Land Rover Defender Heritage Edition review

4x4 favourite bows out in style with retro-themed beauty

Overall Auto Express Rating

4.0 out of 5

By all rational measures the Defender is totally outclassed by modern off-roaders. Yet the Heritage is packed with charm, rewarding to drive and unrivalled off-road. And at £27,800, it looks like great value alongside the Adventure and Autobiography editions, which start at £43,495 and £61,845. If you want an SUV with huge character and surefire future classic status, then look no further.

Over the course of nearly 70 years and countless updates, the legendary Land Rover Defender has continued to set the standard for unstoppable off-road ability. 

Best off-roaders to buy now

But ever-tightening emissions and safety regulations mean that time is running out for the famous four-wheel-drive machine, with production being wound down this year.

However, rather than mourn the loss of its iconic Defender, Land Rover is sending off its evergreen off-roader in style with a trio of ‘Celebration Series’ special-edition models. 

Trio of Celebration Series Defenders revealed

The lavishly equipped Adventure and Autobiography are hugely desirable, but it’s this Heritage model that’s closest to the spirit of the original. As its name suggests, this machine is packed with retro touches that hark back to the earliest Land Rovers.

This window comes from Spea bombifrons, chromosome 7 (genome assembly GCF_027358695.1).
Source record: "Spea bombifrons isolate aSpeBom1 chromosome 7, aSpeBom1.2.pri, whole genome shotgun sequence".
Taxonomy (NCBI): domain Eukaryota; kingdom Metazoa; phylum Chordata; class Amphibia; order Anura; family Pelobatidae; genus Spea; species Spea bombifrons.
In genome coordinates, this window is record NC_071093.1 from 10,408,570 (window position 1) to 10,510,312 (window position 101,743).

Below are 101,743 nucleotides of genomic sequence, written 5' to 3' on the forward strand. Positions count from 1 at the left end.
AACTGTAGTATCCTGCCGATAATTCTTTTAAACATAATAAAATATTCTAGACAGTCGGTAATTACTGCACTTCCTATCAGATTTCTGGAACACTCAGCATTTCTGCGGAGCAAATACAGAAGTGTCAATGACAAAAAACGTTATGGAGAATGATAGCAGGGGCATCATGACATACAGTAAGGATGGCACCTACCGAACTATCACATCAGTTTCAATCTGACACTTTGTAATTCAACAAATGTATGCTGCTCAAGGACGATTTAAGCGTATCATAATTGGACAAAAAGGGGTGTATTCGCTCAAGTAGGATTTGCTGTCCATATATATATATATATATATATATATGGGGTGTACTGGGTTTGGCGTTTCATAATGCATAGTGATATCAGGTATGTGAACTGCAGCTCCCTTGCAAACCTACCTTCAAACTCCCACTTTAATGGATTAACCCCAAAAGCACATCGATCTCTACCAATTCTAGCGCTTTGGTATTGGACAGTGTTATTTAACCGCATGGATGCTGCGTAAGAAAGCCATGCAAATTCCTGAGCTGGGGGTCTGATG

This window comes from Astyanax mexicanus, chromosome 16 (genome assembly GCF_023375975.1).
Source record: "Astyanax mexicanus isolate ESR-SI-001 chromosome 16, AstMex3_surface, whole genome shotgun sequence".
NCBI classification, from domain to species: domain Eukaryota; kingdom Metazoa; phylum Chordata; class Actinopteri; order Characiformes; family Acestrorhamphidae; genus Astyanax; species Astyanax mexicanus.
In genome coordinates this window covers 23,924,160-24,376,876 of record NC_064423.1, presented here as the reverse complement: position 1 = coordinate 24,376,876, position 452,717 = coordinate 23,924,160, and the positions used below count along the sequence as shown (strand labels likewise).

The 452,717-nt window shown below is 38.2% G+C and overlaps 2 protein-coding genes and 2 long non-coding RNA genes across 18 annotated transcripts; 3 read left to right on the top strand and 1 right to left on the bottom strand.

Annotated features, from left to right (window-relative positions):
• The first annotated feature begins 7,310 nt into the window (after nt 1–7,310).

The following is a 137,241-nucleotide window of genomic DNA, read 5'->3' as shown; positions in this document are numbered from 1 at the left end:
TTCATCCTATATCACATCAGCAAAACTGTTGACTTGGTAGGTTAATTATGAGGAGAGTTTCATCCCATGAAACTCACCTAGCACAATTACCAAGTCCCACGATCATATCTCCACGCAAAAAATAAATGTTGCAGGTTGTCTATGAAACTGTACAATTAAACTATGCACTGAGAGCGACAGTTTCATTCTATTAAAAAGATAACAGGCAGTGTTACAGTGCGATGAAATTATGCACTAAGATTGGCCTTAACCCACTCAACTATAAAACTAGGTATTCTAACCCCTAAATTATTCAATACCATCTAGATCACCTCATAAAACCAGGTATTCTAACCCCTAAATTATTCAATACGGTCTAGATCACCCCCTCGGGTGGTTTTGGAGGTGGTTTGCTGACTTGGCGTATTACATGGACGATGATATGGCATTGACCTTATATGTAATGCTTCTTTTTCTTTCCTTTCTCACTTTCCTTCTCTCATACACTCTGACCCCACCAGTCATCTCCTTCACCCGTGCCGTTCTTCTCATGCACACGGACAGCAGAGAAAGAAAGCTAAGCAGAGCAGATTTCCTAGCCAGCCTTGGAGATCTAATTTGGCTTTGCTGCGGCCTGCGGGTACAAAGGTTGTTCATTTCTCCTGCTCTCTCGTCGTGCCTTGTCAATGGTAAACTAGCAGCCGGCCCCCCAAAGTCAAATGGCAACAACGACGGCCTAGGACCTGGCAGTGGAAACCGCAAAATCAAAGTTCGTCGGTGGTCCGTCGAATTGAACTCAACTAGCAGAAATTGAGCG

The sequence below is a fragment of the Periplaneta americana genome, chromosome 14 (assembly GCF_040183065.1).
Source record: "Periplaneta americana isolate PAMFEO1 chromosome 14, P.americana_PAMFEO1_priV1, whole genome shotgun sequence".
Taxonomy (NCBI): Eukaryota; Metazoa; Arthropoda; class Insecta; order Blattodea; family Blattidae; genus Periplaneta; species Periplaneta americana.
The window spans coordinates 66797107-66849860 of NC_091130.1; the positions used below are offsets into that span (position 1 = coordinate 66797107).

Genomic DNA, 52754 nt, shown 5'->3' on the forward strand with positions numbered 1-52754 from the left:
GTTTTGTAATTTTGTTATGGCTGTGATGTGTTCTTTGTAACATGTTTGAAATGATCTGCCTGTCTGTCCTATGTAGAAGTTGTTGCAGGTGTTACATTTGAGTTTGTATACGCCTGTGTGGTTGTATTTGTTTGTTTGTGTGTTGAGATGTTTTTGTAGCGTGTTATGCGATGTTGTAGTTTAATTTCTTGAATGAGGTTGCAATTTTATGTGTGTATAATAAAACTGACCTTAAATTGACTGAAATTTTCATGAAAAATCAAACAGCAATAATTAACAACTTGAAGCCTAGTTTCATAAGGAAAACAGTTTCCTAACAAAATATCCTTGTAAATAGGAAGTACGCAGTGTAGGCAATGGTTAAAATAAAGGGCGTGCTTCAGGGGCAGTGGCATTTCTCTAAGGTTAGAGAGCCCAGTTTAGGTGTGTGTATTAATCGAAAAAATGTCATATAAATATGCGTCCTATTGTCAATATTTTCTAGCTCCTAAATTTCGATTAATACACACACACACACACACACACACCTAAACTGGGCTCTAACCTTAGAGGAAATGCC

Only 400 Heritage models will be sold in the UK, available in this short-wheelbase 90 bodystyle or long-wheelbase 110, and all are finished in distinctive Grasmere Green metallic paint with a contrasting white roof. 

Land Rover Defender: still the best at 60? 

Other old-school additions include the heavy duty steel wheels and the silver painted door hinges and bumpers. 

Finally, the left-hand front wing gets a black and white HUE 166 badge, which is a direct reference to the registration plate of the oldest surviving Land Rover, affectionately known as ‘Huey’ by fans of the brand.

Land Rover Defender tour: witness the last days of an icon

Climb into the Landie’s cabin and you’ll find some more nods to the past, such as the colour-coded red and yellow collars for the levers controlling the six-speed manual box and the dual-range transmission. 

As with all Defenders, the driving position is high – you tower over other SUVs – and slightly cramped. The steering, gearshift and clutch are heavy, the punchy 120bhp 2.2-litre diesel is gruff and the ride bouncy, while our car’s chunky off-road tyres added extra vagueness to the handling.

Yet despite its dynamic shortfalls, the Defender is hugely rewarding to drive. There’s a direct connection between driver and machine, and it doesn’t take long before you’re totally absorbed in the driving experience – and amazed at how quickly this big machine can be hustled along.

But it’s when you head off the beaten track that it really comes into its own. It doesn’t have the hi-tech Terrain Response system of the latest Land Rovers, but seven decades of development mean it’s still the best 4x4 by far when the going gets tough.

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